Don’t forget to factor in the cost of fuel and regularly scheduled maintenance. More expensive vehicles often cost more to fix.
If you need help determining how much car you can afford visit this site for a car finance calculator. You can enter your loan amount, interest rate and loan term to determine just how much you’ll need to pay each month.
If you don’t need a car right away, consider setting aside money each paycheck to pay for it. A significant down payment can greatly reduce those monthly payments.
Last January I sat on the couch with three large insurance documents spread out across my computer screen. Should I choose an HMO or PPO? Should I opt for a high deductible insurance plan or pay up front for everything in the form of higher premiums? I have to admit I was overwhelmed with details.
With a very complicated medical history I wanted to make certain my family and I have solid coverage. Illnesses can arise unexpectedly at any age. I was only twenty-seven when I was swiftly sidelined by rare medical complications.
One plan seemed to cover more treatments more than an other, but since we do not suffer from chronic conditions, (at least not ones that require medical supervision), it is unclear if we would ever need or use those services.
Ultimately it came down to a question of money. The high deductible plan was $760 less per month than the standard PPO and saving $760 a month seemed like a no-brainer.
Here are the numbers that helped us choose the HSA plan. For the record as a result of ObamaCare we now pay a MUCH larger premium.
|Current Monthly Premium: $1525|
|New Monthly Premium: $765|
|Monthly Savings: $760|
|Yearly Premium: $18,300|
|New Yearly Premium: $9180|
|Yearly Savings: $9120|
At the time I wondered why I hadn’t switched over to a High Deductible, HSA plan sooner. We pay less in premiums and can set aside $6,550, (the maximum contribution permitted in 2014), to our HSA.
But now that I have a high deductible insurance plan I find myself less willing to go to the doctor. A few weeks ago I found myself feeling quite ill, but my first thought was “am I sick enough to go to the doctor?” In fact, I tried a number of alternative treatments before seeking professional help.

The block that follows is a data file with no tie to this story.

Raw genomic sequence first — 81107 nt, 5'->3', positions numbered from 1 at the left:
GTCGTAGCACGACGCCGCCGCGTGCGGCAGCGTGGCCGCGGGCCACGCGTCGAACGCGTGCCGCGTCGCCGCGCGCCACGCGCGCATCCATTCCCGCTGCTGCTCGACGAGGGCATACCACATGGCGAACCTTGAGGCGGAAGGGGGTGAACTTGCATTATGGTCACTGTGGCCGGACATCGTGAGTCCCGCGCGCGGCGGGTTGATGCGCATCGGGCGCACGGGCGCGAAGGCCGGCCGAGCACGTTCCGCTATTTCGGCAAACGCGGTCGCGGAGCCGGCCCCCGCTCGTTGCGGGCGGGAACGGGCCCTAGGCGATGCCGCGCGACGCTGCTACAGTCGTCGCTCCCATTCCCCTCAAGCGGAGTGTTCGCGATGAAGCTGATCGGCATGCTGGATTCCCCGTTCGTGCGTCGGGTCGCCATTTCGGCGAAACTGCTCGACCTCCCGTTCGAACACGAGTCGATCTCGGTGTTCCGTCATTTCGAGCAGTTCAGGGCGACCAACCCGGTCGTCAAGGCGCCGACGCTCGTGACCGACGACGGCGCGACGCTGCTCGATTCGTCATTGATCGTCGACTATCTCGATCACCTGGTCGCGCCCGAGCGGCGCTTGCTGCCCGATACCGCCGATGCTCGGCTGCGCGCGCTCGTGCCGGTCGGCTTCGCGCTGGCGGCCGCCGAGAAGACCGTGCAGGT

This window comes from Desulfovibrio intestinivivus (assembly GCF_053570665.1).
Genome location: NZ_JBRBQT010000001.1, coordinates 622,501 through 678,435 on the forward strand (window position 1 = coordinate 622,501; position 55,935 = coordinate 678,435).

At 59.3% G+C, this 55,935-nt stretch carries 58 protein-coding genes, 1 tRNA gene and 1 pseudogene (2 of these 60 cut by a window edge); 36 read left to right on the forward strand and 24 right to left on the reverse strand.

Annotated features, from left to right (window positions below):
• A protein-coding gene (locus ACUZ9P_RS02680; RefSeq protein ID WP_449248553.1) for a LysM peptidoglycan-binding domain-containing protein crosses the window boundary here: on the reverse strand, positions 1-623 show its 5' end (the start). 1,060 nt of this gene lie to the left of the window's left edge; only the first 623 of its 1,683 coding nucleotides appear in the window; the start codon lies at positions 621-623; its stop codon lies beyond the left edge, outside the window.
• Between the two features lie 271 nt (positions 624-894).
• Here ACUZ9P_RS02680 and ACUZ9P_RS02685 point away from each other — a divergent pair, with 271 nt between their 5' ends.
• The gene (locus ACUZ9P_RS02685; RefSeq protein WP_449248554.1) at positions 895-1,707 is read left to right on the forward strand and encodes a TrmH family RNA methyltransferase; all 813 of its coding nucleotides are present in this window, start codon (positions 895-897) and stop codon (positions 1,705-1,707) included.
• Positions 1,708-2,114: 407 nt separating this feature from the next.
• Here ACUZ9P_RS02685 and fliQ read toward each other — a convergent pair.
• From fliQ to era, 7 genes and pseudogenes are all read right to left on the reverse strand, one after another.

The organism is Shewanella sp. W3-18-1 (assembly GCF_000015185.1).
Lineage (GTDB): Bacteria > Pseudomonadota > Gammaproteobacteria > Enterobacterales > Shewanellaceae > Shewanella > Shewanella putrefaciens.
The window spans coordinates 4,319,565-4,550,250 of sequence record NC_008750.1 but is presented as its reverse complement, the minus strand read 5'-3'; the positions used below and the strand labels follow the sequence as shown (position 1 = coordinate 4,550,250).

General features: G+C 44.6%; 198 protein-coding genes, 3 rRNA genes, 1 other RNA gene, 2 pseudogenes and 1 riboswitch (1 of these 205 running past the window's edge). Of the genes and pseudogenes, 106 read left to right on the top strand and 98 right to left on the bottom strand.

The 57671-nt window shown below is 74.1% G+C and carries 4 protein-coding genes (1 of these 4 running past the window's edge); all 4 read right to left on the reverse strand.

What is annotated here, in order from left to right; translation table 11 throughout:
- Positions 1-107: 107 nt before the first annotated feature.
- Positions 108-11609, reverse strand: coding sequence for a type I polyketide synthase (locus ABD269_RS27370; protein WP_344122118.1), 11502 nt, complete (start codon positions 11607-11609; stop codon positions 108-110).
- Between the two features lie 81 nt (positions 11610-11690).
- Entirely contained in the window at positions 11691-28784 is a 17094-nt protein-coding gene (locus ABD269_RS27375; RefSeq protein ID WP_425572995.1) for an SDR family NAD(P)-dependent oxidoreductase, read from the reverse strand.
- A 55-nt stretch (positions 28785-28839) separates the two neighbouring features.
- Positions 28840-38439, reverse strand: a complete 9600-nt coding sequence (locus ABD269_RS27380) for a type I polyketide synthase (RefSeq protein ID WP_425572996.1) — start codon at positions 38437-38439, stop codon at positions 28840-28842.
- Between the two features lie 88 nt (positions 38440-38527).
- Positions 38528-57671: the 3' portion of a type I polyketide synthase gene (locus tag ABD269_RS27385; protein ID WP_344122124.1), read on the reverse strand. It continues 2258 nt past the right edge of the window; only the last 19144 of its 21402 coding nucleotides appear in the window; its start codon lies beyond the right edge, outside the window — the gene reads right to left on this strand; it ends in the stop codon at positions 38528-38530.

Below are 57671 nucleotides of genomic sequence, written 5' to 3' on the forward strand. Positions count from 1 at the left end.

When I paid a higher monthly premium I thought nothing of going to the doctor. I didn’t visit a doctor frequently, but if I needed to go I made an appointment and didn’t think twice about it.
Now I immediately wonder how much that appointment might cost. What tests will they want to run? How much will each of those tests cost? Of course, no one can ever tell me in advance what I might expect to pay. Instead I have to wait for the insurance claim to be processed and then pay whatever amount has been negotiated between my insurance provider and my doctor.
It’s interesting how much my mind set has changed now that I have a high deductible plan. It’s silly really. It’s not that I can’t afford to go to the doctor. I also know deep down that I am still paying less than I did with a standard PPO plan and that I am still paying a ridiculous amount of money to remain insured. Yet I still find myself hesitating before calling the doctor and in the doctor’s office I wonder if the tests they run are really necessary. (That’s another hold over from my medical past. A lot of the expensive tests they ran on me were unwarranted.)
So I wonder. Is it just me or do high deductible insurance plans make people more hesitant to visit the doctor?
Are you having trouble deciding which health plan to choose? To compare health funds, click here.
A long time ago my husband and I consolidated all of our accounts into one bank. We rolled all of 401ks into IRAs and acquired access so that we can view each others retirement accounts. When we log into our bank account we can now see each and every dollar we’ve saved and just how much it’s increased or decreased as the days and months pass by.
After entering a user name and password we can see a total of our net worth minus the properties we own. For the record I don’t include cars, jewelry and other such things in my net worth. I include money in the bank and real estate; nothing else.
Having everything in one place certainly makes things easier, but could it also be saving me money? I hadn’t thought much about it until a friend forwarded me this link. I did not pay to read the entire study, but the abstract states:
The decision to save enhances well-being in the long-term but it conflicts with the desire to spend money to gain immediate gratification. In this research, we examine the influence of having single versus multiple accounts on individuals’ savings and spending decisions. We find that individuals save more with a single account than with multiple liquid accounts. Utilizing work on motivated reasoning and fuzzy-trace theory, we suggest that multiple accounts engender fuzzy gist representations, making it easier for people to generate justifications to support their desired spending decisions. However, a single account reduces the latitude for distortion and hinders generation of justifications to support desirable spending decisions. Across four studies that provide participants with the opportunity to earn, spend, and save money, we demonstrate the proposed effect and test the underlying process.
Perhaps it is easier to overstate your net worth when money is placed in multiple accounts. When money is not co-located you must add the funds from each account in order to decipher just how much money you have. If you don’t manually add the figures together you may create a fuzzy estimate of your overall worth.
I think this makes perfect sense. Without looking at a concrete figure you create a ballpark estimate in your mind and then decide whether or not you have enough money to spend on the items you want. I can see how it would be easier to spend money without that black and white figure staring back at you.